In terms of presentation, Crytek has probably accomplished the most with Crysis. The graphical experience, provided by the new Cryengine 2, is simply breath-taking. From the completely dynamic lighting casting individual shadows from every leaf, to the waves of the ocean breaking across a beach, to the extremely detailed character models and facial expressions, Crysis has become the graphical benchmark across all platforms. From medium settings on up, it is simply the best looking game out, coming even closer to the goal of video-realism. The game looks even better in DirectX 10, adding such effects as sun-rays, 3D ocean waves, and object-based motion blur. The physics system introduced to the game is probably one of the best in the industry, allowing the manipulation of nearly every object in the game world. Crysis touts destructible environments, meaning you can blow apart shacks and houses, and even shoot down procedurally-constructed trees. It all adds to the sense of realism and interactivity.

Crysis also impresses on the sound front. Ambient noise is of particularly great quality, from birds tweeting overhead to the low-frequency rumblings of the large artifact buried in the center of the island. Weapons sound effects are also realistic, changing in frequency and pitch depending on where you are and the distance of enemy fire. It all sounds extremely immersive, especially if you’ve got a surround sound system. Taking feedback on Far Cry, Crytek has thankfully improved upon the terrible and cheesy voice-acting found in their first game. Every character is realistically voiced, and there are no cardboard cutouts or overly-done accents such as those found in most games in the industry these days.  The music is also appropriately epic and mysterious at times that it needs to be. The score was composed and recorded by Inon Zur, and it’s definitely one of his most electrifying and impressive performances to date.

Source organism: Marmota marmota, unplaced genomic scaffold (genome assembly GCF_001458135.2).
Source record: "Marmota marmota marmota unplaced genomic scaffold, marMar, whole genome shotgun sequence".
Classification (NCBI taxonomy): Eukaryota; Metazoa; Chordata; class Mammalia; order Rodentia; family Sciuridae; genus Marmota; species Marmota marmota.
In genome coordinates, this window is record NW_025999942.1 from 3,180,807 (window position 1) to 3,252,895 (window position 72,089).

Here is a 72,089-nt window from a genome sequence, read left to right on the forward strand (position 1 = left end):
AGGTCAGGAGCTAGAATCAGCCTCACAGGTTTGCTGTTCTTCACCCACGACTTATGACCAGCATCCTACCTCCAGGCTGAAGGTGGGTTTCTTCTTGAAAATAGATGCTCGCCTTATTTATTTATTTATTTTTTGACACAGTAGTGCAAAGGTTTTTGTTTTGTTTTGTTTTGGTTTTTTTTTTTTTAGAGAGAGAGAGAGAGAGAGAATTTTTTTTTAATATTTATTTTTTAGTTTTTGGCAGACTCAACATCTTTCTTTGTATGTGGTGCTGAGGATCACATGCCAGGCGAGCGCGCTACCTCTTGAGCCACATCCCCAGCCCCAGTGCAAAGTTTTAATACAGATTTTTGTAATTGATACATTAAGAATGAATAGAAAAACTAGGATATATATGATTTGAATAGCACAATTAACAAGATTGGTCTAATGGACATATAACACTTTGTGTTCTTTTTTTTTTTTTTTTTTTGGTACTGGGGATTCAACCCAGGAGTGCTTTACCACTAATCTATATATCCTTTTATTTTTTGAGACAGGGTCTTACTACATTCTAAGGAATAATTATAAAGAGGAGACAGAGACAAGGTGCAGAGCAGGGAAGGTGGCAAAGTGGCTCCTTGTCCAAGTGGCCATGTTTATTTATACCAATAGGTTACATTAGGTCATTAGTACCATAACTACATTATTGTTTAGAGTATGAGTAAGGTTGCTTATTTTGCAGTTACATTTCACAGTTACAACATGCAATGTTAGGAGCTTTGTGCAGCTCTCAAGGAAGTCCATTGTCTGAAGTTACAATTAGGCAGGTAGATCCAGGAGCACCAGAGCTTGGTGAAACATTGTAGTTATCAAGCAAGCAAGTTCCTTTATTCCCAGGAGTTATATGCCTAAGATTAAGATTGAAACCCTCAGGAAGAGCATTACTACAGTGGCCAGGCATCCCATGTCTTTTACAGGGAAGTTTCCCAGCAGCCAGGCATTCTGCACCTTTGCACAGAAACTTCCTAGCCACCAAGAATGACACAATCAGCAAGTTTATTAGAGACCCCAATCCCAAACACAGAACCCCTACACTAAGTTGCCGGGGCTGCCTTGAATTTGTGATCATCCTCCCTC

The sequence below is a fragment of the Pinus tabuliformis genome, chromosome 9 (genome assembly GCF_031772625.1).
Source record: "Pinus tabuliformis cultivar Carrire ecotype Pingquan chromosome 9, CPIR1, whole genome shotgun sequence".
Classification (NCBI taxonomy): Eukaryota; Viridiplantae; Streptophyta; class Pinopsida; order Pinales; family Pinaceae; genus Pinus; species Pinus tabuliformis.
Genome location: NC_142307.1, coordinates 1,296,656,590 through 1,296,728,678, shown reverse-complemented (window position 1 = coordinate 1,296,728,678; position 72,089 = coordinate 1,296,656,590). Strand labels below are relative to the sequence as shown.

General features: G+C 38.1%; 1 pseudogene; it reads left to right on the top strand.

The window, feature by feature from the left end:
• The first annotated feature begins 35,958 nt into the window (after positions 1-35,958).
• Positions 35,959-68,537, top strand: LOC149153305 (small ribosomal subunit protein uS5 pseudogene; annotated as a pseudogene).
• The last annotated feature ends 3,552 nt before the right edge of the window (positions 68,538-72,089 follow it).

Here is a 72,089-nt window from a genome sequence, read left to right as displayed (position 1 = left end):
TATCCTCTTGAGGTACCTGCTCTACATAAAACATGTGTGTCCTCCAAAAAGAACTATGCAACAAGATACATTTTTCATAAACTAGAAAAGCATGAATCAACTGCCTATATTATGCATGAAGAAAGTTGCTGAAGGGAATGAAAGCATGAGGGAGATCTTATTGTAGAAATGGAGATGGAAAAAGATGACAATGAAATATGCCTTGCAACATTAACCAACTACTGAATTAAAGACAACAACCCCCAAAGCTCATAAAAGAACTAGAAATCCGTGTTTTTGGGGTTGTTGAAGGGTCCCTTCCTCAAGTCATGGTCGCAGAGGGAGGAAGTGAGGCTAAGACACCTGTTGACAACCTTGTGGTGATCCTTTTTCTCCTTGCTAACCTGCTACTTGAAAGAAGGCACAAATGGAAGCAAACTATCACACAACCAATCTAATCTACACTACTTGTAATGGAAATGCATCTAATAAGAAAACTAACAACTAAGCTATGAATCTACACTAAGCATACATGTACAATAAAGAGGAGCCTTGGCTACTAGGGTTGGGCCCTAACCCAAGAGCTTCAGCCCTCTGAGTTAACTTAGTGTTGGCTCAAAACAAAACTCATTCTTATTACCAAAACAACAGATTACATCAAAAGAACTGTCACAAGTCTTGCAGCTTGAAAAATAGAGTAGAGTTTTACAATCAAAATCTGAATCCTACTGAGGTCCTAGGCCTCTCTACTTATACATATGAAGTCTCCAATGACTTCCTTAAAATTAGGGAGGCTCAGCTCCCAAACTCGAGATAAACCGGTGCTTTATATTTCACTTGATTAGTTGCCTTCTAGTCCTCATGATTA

The game also ships with a multiplayer mode, offering two primary gametypes. One is instant action, which is the game’s deathmatch mode. It is entertaining and different from other shooters when you consider that all of the Nanosuit powers introduced in single player are in the multiplayer. The highlight is the mode Power Struggle, which throws two opposing teams into a match resembling a cross between Counter-Strike and Battlefield. The goal of each team is to destroy an enemy’s base with either nuclear or alien weapons of mass destruction. In order to do that, each team has to dynamically capture spawn points and alien crash sites which provide their team with Energy. Factories are also spread around the map which allow players to buy land, water, and air vehicles and unleash hell on the other team. In order to use the energy, a team must capture the Prototype Factory typically found in the center of the map, allowing them to purchase weapons and vehicles capable of dishing out an extreme amount of destruction. The maps are huge and allow the same degree of freedom as the single player campaign does. All in all, multiplayer is a fun and comprehensive addition to a game already possessing a stand-out campaign.